JavaScript: Scopes

JavaScript: Scopes

Some of the most fundamental concepts of JavaScript are hoisting, self-executing function blocks, closures, and scopes. They helps us understand how JavaScript relate variables and methods given a block of code. Learning how they work helps us write bug-free, controlled coding. I never been to an interview without a question from these concepts.

In the following series of posts, we will look at them in detail starting with this post about scopes.  

Scopes 🔭

Scopes are, availability of variables or methods to your block of code. Your block of code could be an if condition, for loop, function or simply global. Let's get to coding,

console.log(this); // prints window object

when you try typing the above code on your browser's developer console, it will print a big Window object, or on Node.js it will print a big global object. This is called the Global Scope. You can write your own variable on the global scope, which will obviously be available on all your if conditions, for loops and functions no matter how deep they go. It also exposes your variable to all third party libraries if you include them in the global scope.

var foo = "hello world";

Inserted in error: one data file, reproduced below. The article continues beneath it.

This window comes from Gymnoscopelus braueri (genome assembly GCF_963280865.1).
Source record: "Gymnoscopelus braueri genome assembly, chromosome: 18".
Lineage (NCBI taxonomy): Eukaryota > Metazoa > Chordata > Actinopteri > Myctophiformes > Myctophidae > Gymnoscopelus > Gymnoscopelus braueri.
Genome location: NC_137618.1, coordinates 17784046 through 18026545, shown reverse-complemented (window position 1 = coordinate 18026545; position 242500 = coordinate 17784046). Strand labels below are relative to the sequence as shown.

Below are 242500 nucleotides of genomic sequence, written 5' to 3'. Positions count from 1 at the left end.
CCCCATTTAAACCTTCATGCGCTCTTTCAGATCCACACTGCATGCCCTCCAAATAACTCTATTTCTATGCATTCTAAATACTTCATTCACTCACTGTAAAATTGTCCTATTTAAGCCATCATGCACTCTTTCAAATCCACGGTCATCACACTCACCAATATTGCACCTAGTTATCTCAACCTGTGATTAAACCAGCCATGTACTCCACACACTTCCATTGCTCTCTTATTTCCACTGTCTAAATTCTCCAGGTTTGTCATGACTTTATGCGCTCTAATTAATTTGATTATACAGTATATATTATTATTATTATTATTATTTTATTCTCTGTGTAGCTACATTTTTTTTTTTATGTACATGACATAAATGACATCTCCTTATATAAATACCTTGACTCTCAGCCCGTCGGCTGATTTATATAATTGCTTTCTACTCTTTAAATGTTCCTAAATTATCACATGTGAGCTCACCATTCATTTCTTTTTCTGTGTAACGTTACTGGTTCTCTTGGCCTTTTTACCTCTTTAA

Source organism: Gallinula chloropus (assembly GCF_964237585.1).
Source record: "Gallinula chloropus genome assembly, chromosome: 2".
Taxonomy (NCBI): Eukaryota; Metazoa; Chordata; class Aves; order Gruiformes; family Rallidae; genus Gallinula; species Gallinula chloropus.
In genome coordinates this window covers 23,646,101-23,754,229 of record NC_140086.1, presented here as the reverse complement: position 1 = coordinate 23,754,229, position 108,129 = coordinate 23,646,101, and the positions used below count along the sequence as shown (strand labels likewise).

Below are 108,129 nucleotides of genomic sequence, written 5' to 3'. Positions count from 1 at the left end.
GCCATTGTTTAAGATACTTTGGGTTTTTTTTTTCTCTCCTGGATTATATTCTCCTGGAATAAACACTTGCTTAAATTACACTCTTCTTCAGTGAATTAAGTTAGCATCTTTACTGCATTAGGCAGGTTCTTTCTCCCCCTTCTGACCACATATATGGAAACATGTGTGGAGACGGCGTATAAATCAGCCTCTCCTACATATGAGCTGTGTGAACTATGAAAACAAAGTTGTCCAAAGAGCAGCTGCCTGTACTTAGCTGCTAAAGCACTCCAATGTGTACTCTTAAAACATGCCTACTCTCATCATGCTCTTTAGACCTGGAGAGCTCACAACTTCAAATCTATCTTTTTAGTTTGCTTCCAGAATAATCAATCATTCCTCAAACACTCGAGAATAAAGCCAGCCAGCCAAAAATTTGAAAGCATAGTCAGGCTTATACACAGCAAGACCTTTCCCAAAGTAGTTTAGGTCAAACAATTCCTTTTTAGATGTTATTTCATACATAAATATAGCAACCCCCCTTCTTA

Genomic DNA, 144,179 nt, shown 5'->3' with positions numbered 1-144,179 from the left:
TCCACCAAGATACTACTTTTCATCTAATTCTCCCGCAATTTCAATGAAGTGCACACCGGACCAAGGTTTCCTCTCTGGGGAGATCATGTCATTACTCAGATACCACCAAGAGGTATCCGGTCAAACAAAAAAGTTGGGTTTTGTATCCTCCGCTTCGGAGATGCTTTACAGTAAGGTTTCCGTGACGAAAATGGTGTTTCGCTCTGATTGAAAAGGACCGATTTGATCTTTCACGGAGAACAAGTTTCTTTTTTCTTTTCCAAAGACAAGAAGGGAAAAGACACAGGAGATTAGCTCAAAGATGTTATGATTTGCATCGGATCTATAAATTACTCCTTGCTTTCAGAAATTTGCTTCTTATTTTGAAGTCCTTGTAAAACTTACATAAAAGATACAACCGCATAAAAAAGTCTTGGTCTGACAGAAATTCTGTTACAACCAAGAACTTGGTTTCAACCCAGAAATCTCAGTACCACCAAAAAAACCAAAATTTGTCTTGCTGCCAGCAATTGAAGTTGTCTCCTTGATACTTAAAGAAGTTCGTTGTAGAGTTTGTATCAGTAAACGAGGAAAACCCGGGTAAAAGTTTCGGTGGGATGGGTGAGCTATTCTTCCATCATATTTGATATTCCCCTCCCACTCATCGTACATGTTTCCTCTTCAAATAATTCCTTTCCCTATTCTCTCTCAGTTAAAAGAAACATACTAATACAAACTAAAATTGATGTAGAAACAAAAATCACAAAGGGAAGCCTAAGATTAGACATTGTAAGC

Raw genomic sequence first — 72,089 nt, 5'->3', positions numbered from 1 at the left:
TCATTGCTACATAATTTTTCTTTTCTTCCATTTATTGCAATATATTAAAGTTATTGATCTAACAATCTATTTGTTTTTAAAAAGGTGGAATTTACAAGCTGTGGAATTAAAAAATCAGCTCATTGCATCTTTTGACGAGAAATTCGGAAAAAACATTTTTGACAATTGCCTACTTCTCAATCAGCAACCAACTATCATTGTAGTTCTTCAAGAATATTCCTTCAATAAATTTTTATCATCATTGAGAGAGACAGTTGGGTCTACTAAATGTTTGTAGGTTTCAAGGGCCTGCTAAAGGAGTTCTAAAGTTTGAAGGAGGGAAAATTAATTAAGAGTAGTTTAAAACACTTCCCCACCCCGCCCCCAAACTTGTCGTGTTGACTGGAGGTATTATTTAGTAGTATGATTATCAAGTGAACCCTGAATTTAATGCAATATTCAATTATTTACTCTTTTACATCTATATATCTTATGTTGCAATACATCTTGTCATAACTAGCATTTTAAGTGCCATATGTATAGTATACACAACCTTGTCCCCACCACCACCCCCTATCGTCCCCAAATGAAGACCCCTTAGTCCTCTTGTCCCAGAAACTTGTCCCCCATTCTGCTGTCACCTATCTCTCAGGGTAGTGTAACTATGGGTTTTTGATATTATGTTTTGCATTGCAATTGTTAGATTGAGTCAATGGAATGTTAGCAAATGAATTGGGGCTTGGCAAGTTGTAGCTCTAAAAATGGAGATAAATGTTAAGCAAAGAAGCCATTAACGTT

console.log(; // prints hello world

The second type of scope is called Local Scope. Local scopes are variables available within your function. Let's have a look,

var foo = "Hello";

function america() {
	var bar = "Howdy";
	console.log(foo); // prints Hello
	console.log(bar); // prints Howdy

console.log(bar); // *Error: bar is not defined*
console.log(foo); // Prints Hello

america(); // Function declared on global scope, so the function is available globally

As you can see the variable bar is only available within america() method and not  globally.

The last type of scope is called Block Scope. Block scopes are only available on ES6, so you can use it on the latest Node.js but not widely supported by all browsers.

The secret recipe to write block scope variables in JavaScript is by declaring a variable with let keyword instead of var. Let's take our america() method and implement a block scope.

function america() {
	var bar = "Howdy";
 	if (bar === "Howdy") {
		let baz = "YeeHaw!"; // Notice let keyword
		console.log(baz); // prints YeeHaw!
		console.log(bar); // prints 
	console.log(baz); // *Error: baz is not defined*

Notice how variable baz declared with let is only available within the parentheses {} of  if condition. So variables declared with let encapsulates itself to whichever parentheses {} based code block. It could be for, while, switch, function, etc.

If you declare variable baz with keyword var, something special happens with JavaScript. The output on the last console.log will be undefined instead of not defined error. This special case is called variable "Hoisting". Which we can cover on another post.

These are three types of scopes in JavaScript. Understanding them will enable you to write bug-free code, control what to expose where, and generally become a better developer.

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